Malana asked if her father was going to die.
Jennifer, now in full panic mode, was not in the frame of mind to answer that question. She just wanted to protect her daughter.
“I just told her, ‘You’ve got to be quiet,’ and I put my hand over her mouth. And she in turn put her hand over my mouth and we just sat there hearing the gunshots. … Then after a while I could hear someone trying to open the door. And my blood ran cold, the whole nine, and I was just like, ‘We’re goners.’”
Jennifer heard the shooter shake the knob a couple of times.
Soon afterward, she heard the chime that sounds whenever someone comes in or out of the church.
“At the time, I didn’t know if there was one shooter, or several shooters, but when I heard the chime on the door, I peeked over the desk, praying that the person was gone. And then I just told Malana, ‘Whatever happens, you do not come from under this desk.’”
Then Jennifer crawled completely out from under the desk, making sure no one was there. She crawled into the adjacent pastor’s study, found her cell phone, and then crawled back into the secretary’s office.
Now back under the desk with Malana, she called 911.
She told the dispatcher what happened, where the church was and her location within the building. The dispatcher told her to stay calm and not to move from where she was.
After what seemed like eternity, she heard police enter the church.
Still on the phone, she asked the dispatcher if it was OK to come out.
‘Stay where you’re at’
“She was telling me, ‘No. Stay where you’re at.’ And I realized later, that of course if I had just walked out there, they probably would have just shot me from not knowing.”
The police, she was later told, didn’t know if the shooter had left or if there might be other shooters still on the site.
She heard police break through the door to the pastor’s study. As she stayed under the secretary’s desk with Malana, she could hear them looking around.
They checked the bathroom. They checked Clementa’s closet. And they opened the door to the secretary’s office.
The next thing she knew, guns and flashlights were pointed at her, still hiding under the desk, protecting Malana.
A police officer yelled out, “We found them!”
Confederate symbols coming down
Prior to the shooting, the murderer posted pictures of himself with a Confederate flag. The terror attack – and the gunman's embrace of the symbol – inspired then-South Carolina Gov. Nikki Haley to call for the flag’s removal from the state Capitol grounds, a move approved by state lawmakers.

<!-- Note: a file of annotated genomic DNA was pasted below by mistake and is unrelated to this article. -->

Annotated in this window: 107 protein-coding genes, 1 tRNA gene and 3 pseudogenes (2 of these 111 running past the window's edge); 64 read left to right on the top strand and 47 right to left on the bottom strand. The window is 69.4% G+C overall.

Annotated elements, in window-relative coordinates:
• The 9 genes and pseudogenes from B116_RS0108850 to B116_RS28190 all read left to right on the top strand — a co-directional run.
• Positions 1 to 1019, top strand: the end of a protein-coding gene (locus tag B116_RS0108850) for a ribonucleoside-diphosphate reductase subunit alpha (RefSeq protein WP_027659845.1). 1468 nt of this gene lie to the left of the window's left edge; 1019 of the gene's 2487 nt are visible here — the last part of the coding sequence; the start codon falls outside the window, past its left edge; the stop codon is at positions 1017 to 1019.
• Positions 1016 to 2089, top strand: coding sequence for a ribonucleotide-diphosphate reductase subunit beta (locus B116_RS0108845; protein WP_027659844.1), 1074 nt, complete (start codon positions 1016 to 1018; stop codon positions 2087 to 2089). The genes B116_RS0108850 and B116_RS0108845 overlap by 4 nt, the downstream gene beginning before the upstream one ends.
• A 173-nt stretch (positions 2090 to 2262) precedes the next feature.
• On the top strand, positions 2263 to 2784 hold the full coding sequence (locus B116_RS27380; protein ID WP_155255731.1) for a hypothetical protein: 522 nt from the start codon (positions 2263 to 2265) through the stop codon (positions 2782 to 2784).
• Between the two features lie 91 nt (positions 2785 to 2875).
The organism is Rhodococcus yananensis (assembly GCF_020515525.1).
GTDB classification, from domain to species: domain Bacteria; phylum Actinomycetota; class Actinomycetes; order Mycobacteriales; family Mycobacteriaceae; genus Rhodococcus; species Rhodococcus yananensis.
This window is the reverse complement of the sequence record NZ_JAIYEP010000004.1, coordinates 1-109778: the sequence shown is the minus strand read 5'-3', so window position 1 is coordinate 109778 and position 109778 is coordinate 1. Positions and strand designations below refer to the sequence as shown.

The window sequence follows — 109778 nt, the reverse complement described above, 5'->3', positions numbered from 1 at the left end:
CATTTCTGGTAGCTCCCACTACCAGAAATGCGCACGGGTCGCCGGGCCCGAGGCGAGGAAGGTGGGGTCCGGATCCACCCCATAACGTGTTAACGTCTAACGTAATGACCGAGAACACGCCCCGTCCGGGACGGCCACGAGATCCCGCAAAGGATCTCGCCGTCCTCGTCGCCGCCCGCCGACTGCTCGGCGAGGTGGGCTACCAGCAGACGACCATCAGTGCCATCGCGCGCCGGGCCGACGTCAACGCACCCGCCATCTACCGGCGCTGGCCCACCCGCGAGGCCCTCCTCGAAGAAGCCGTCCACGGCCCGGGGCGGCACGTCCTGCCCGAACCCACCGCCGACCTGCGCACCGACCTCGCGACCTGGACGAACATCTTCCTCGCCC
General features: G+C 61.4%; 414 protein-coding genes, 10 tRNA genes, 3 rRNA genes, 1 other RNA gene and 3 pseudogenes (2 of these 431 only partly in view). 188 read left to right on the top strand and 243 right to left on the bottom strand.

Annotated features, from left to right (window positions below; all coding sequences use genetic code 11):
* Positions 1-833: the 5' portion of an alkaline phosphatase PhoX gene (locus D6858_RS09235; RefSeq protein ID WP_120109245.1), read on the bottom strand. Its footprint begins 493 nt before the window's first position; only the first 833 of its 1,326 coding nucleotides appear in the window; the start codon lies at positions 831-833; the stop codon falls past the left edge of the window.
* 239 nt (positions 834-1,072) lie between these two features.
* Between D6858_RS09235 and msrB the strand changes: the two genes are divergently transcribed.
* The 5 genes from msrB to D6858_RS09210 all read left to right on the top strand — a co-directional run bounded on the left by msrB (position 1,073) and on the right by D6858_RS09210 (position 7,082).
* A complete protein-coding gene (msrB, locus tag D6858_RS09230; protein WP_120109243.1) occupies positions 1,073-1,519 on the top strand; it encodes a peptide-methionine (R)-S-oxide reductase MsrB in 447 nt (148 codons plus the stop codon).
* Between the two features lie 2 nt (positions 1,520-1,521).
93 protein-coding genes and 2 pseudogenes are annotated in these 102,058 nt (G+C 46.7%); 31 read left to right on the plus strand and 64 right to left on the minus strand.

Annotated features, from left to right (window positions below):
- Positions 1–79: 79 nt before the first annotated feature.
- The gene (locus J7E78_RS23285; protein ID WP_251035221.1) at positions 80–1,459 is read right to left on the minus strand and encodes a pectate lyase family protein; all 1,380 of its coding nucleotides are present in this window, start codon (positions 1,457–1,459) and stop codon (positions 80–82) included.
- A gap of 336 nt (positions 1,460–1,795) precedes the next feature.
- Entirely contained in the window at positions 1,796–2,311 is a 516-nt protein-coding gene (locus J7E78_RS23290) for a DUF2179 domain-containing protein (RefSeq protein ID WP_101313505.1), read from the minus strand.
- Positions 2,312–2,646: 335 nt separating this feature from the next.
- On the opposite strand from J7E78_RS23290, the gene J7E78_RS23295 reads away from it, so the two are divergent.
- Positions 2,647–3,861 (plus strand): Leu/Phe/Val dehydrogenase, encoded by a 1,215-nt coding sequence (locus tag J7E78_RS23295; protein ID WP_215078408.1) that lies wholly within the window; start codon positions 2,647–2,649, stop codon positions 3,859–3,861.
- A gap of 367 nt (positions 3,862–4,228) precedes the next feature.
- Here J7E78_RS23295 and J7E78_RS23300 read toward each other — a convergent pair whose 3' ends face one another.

Soon afterward, Alabama’s then-governor, Robert Bentley, summarily ordered the removal of several versions of the Confederate flag that flew alongside a towering monument just steps from the Capitol in Montgomery.
Since then, a total of 100 Confederate symbols, including 58 monuments, have been removed (55) or relocated (3) from public places across the country, according to the latest count by the SPLC. In a 2019 update of its Whose Heritage? report, the SPLC cataloged nearly 1,800 monuments and other Confederate symbols in public spaces across the country.
The murders of George Floyd, Breonna Taylor, Tony McDade, Sean Reed, Yassin Mohamed, Ahmaud Arbery and – most recently – Rayshard Brooks not only intensified a nationwide call for policing reforms, they also prompted renewed calls – from political leaders and their constituents – to remove all references to the Confederacy from public places.
Protesters in Richmond, Virginia, recently toppled an iconic statue of Confederate President Jefferson Davis, about a half-mile from another statue of Confederate Gen. Robert E. Lee that Gov. Ralph Northam is fighting to remove.
Some military leaders are considering renaming bases that honor Confederate commanders. And across the nation, statues of other problematic historical figures, such as Christopher Columbus, are coming down.
NASCAR recently banned Confederate flags from all its races and events after driver Bubba Wallace, who is Black, asked the organization to crack down on fans’ use of the offensive symbol.
Jennifer Pinckney agrees that Confederate memorials should be taken out of public spaces.
“I understand the freedom of speech and so forth,” she said. “It’s how people interpret what’s out there and what’s being seen. Of course, African Americans will look at these symbols and say, ‘That’s a symbol of hate.’”
Many people don’t have a full understanding of Confederate symbols, she said, and putting them in public places without adding the context of their connection to slavery and civil rights suppression actually undermines, rather than enhances history.
“I just feel that those symbols that are out there – yes they may be a part of history. But I feel that they should be in a place where you can learn about history, like maybe a museum or other places,” she said.
“I think that public places need to have symbols of peace, symbols of unity, if we’re trying to bring everyone together,” she said. “And so when you have symbols that represent one race more so than the other, or don’t even have anything that represents other races, then it becomes a problem. I just think that those symbols would be better in places where you want to learn about history.”
Eliana, Jennifer’s older daughter, shares the desire for Americans to come together. She believes in fighting injustice with unity.
“We all need to be on the same page … in order to make a difference,” she said.
Lead photo by Anadolu Agency / Getty Images